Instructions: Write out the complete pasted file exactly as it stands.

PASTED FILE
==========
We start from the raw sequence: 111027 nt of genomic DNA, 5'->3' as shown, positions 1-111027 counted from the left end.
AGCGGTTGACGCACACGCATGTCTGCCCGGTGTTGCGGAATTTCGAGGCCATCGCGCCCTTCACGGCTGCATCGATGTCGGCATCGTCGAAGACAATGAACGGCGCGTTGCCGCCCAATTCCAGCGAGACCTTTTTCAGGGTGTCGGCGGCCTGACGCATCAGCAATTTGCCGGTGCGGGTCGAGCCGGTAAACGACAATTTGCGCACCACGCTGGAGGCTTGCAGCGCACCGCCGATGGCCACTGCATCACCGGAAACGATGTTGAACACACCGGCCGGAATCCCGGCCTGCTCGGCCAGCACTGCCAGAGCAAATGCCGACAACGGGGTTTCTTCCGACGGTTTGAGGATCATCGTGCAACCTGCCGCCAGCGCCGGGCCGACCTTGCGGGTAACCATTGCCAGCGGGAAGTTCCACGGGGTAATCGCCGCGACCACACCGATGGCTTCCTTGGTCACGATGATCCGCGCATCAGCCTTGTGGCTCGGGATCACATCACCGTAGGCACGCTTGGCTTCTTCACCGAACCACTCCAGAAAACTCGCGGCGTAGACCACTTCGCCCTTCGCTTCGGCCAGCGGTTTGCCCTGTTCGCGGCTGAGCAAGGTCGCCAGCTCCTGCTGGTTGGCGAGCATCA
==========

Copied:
We start from the raw sequence: 111027 nt of genomic DNA, 5'->3' as shown, positions 1-111027 counted from the left end.
AGCGGTTGACGCACACGCATGTCTGCCCGGTGTTGCGGAATTTCGAGGCCATCGCGCCCTTCACGGCTGCATCGATGTCGGCATCGTCGAAGACAATGAACGGCGCGTTGCCGCCCAATTCCAGCGAGACCTTTTTCAGGGTGTCGGCGGCCTGACGCATCAGCAATTTGCCGGTGCGGGTCGAGCCGGTAAACGACAATTTGCGCACCACGCTGGAGGCTTGCAGCGCACCGCCGATGGCCACTGCATCACCGGAAACGATGTTGAACACACCGGCCGGAATCCCGGCCTGCTCGGCCAGCACTGCCAGAGCAAATGCCGACAACGGGGTTTCTTCCGACGGTTTGAGGATCATCGTGCAACCTGCCGCCAGCGCCGGGCCGACCTTGCGGGTAACCATTGCCAGCGGGAAGTTCCACGGGGTAATCGCCGCGACCACACCGATGGCTTCCTTGGTCACGATGATCCGCGCATCAGCCTTGTGGCTCGGGATCACATCACCGTAGGCACGCTTGGCTTCTTCACCGAACCACTCCAGAAAACTCGCGGCGTAGACCACTTCGCCCTTCGCTTCGGCCAGCGGTTTGCCCTGTTCGCGGCTGAGCAAGGTCGCCAGCTCCTGCTGGTTGGCGAGCATCA